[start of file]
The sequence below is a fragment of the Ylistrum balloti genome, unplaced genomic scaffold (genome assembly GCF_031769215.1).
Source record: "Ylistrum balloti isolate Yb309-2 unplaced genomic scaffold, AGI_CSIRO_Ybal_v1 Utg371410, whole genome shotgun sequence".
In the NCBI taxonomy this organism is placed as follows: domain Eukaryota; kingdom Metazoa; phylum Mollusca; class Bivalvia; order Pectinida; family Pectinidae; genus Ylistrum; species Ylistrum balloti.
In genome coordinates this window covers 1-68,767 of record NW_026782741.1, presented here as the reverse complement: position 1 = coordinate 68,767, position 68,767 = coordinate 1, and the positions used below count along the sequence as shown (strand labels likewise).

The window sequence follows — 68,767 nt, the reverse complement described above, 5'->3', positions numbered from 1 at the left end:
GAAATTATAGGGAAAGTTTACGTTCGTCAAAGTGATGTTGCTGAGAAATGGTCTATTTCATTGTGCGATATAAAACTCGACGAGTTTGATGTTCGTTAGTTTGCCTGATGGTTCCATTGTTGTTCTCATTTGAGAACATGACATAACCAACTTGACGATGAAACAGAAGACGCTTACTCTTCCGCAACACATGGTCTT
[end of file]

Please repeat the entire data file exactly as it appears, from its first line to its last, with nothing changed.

The sequence below is a fragment of the Ylistrum balloti genome, unplaced genomic scaffold (genome assembly GCF_031769215.1).
Source record: "Ylistrum balloti isolate Yb309-2 unplaced genomic scaffold, AGI_CSIRO_Ybal_v1 Utg371410, whole genome shotgun sequence".
In the NCBI taxonomy this organism is placed as follows: domain Eukaryota; kingdom Metazoa; phylum Mollusca; class Bivalvia; order Pectinida; family Pectinidae; genus Ylistrum; species Ylistrum balloti.
In genome coordinates this window covers 1-68,767 of record NW_026782741.1, presented here as the reverse complement: position 1 = coordinate 68,767, position 68,767 = coordinate 1, and the positions used below count along the sequence as shown (strand labels likewise).

The window sequence follows — 68,767 nt, the reverse complement described above, 5'->3', positions numbered from 1 at the left end:
GAAATTATAGGGAAAGTTTACGTTCGTCAAAGTGATGTTGCTGAGAAATGGTCTATTTCATTGTGCGATATAAAACTCGACGAGTTTGATGTTCGTTAGTTTGCCTGATGGTTCCATTGTTGTTCTCATTTGAGAACATGACATAACCAACTTGACGATGAAACAGAAGACGCTTACTCTTCCGCAACACATGGTCTT